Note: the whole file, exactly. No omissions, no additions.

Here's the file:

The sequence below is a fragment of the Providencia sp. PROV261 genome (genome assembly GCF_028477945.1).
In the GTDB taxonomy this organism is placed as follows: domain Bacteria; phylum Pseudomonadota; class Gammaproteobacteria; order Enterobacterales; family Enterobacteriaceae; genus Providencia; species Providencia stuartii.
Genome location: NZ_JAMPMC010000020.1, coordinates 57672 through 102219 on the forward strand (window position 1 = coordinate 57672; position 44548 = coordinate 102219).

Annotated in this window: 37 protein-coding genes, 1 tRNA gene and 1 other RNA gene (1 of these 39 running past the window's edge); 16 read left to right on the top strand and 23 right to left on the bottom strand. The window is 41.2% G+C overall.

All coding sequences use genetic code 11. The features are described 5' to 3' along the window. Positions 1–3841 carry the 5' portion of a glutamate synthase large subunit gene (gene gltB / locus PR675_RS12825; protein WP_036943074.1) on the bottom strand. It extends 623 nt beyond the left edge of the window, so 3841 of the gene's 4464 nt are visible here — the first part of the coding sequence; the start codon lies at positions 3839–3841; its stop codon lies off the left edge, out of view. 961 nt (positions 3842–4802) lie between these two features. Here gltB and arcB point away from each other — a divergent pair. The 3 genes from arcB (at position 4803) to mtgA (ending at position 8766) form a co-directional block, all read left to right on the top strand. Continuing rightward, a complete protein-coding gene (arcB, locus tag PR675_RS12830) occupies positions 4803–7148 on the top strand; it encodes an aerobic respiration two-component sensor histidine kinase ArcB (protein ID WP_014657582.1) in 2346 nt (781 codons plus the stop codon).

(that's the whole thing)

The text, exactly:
The sequence below is a fragment of the Providencia sp. PROV261 genome (genome assembly GCF_028477945.1).
In the GTDB taxonomy this organism is placed as follows: domain Bacteria; phylum Pseudomonadota; class Gammaproteobacteria; order Enterobacterales; family Enterobacteriaceae; genus Providencia; species Providencia stuartii.
Genome location: NZ_JAMPMC010000020.1, coordinates 57672 through 102219 on the forward strand (window position 1 = coordinate 57672; position 44548 = coordinate 102219).

Annotated in this window: 37 protein-coding genes, 1 tRNA gene and 1 other RNA gene (1 of these 39 running past the window's edge); 16 read left to right on the top strand and 23 right to left on the bottom strand. The window is 41.2% G+C overall.

All coding sequences use genetic code 11. The features are described 5' to 3' along the window. Positions 1–3841 carry the 5' portion of a glutamate synthase large subunit gene (gene gltB / locus PR675_RS12825; protein WP_036943074.1) on the bottom strand. It extends 623 nt beyond the left edge of the window, so 3841 of the gene's 4464 nt are visible here — the first part of the coding sequence; the start codon lies at positions 3839–3841; its stop codon lies off the left edge, out of view. 961 nt (positions 3842–4802) lie between these two features. Here gltB and arcB point away from each other — a divergent pair. The 3 genes from arcB (at position 4803) to mtgA (ending at position 8766) form a co-directional block, all read left to right on the top strand. Continuing rightward, a complete protein-coding gene (arcB, locus tag PR675_RS12830) occupies positions 4803–7148 on the top strand; it encodes an aerobic respiration two-component sensor histidine kinase ArcB (protein ID WP_014657582.1) in 2346 nt (781 codons plus the stop codon).